WebMD Medical News
Brenda Goodman, MA
Laura J. Martin, MD
Feb. 1, 2012 -- There may be more to love about massage than just the "ahhhhh." A new study shows that kneading muscles after hard exercise decreases inflammation and helps your muscles recover.
The study hints that massage after exercise may help relieve soreness, and may also help muscles become fitter faster -- two benefits that have thus far been mutually exclusive in the “no pain, no gain” world of athletics.
For the study, researchers put 11 men through a hard bout of exercise. It was the kind of session that was tough to finish and would normally have made an athlete stiff and sore for a few days afterward.
Following their workouts, each man got a 10-minute, Swedish-style massage, but only on one leg. The other leg was rested and used for comparison. Researchers repeatedly sampled muscle tissue from both legs before and after exercise.
They used gene-profiling techniques to look for chemical changes in muscle cells. They saw two main differences between the legs that were massaged and those that were rested.
First, massage switched on genes that decrease inflammation. Many painkilling medications also work by blocking inflammation. Second, massage activated genes that promote the creation of mitochondria, structures that are the energy factories inside cells. The fitter a muscle cell is, the more mitochondria it tends to have.
“If someone starts an endurance exercise training program, after two or four months of training, depending on the intensity, you essentially double the volume of mitochondria in muscle,” says researcher Mark A. Tarnopolsky, MD, PhD, a professor of pediatrics and head of Neuromuscular and Neurometabolic Disease at McMaster University in Hamilton, Ontario, Canada.
Mitochondria, he says, help the cell to take up and use oxygen: “The muscles’ ability to extract oxygen is proportional to the amount of mitochondria that are there.”
“Exercise plus massage seems to enhance that pathway,” Tarnopolsky says.
If further research can duplicate and expand on these findings, Tarnopolsky says that would mean that massage may be uniquely beneficial to muscle recovery and muscle growth.
In recent years, a number of studies have shown that remedies for muscle soreness that work by turning down inflammation -- things like ice baths or anti-inflammatory medications -- may also have a downside. They may also block muscle repair and growth, which depends on inflammation.
“People were starting to feel it was a one-to-one link: You suppress inflammation, you [lessen] adaptation,” says Tarnopolsky. “But this appears to be an intervention that suppresses the inflammatory response but still allows, and actually enhances, the [recovery] response.” The study is published in the journal Science Translational Medicine.
Experts who reviewed the study for WebMD say it is one of the first to document how human muscle cells respond to massage, a popular therapy that has struggled to gain respect as serious medicine.
And it echoes a 2008 study in rabbits, which found that rubbed muscle tissue recovered more strength after exercise than muscle tissue that was simply rested, with less swelling and inflammation.
As encouraging as these findings are, however, there’s still a lot the study isn’t able to say.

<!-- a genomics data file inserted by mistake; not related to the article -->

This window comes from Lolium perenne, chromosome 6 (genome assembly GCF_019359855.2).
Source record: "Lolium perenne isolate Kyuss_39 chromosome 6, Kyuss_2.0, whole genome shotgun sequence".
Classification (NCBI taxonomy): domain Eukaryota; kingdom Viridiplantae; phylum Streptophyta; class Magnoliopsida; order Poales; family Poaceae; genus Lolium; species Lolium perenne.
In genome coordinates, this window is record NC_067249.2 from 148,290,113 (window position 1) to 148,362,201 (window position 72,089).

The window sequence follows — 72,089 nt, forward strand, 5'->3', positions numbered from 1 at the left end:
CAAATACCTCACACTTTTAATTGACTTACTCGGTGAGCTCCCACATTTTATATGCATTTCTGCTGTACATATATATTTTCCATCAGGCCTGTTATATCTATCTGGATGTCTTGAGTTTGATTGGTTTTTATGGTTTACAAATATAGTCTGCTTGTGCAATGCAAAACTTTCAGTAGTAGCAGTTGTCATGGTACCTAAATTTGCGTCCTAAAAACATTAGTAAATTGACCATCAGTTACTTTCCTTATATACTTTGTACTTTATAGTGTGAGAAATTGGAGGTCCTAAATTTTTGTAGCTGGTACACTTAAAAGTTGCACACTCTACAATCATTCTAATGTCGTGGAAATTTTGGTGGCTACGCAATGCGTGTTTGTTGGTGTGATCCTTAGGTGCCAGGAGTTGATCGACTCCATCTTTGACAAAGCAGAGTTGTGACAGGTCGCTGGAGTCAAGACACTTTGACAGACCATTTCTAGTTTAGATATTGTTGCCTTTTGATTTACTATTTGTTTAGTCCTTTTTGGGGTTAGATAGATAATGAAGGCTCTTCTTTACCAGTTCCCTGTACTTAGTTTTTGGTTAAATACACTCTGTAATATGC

Priscilla Clarkson, PhD, who studies post-exercise muscle soreness, cautions that the study didn’t look at whether massage actually improved pain.
“If a massage gives you temporary respite from the pain, by all means, try it. However, these molecular changes may have no effect -- or may need to be elicited many times to have a lasting effect,” Clarkson, who is distinguished professor of kinesiology at University of Massachusetts at Amherst, says in an email.
What’s also not known is whether massage may still be helpful if a person gets a rubdown hours or days after a hard workout instead of just minutes.
Still, scientists who say they were once wary that massage had any real benefits, beyond relaxation, say they are starting to come around.
“I went into all of this truly skeptical,” says Mark H. Rapaport, MD, chair of the department of psychiatry and behavioral services at Emory University in Atlanta.
“I’ve changed. I think there is something there. We saw profound biological changes associated with it,” says Rapaport, referring to a 2010 study published in The Journal of Alternative and Complementary Medicine, which found that Swedish massage boosted immune function and decreased stress hormones compared to a placebo.
“There’s a real consistency between their results and our results,” Rapaport says. “I was amazed at how positive their results were based on a really brief intervention.”
SOURCES:Crane, Justin. Science Translational Medicine, Feb. 1, 2012.News release, Science Translational Medicine.Butterfield, TA. Medicine & Science in Sports & Exercise, July 2008.Rapaport, M. The Journal of Alternative and Complementary Medicine, September 2010.Mark A. Tarnopolsky, MD, PhD, professor of pediatrics, head of the division of Neuromuscular and Neurometabolic Disease, McMaster University, Hamilton, Ontario, Canada.Priscilla Clarkson, PhD, distinguished professor of kinesiology, University of Massachusetts at Amherst, Amherst, Mass.Mark H. Rapaport, MD, chair of the department of psychiatry, at Emory University, Emory Health Sciences Center, Atlanta.
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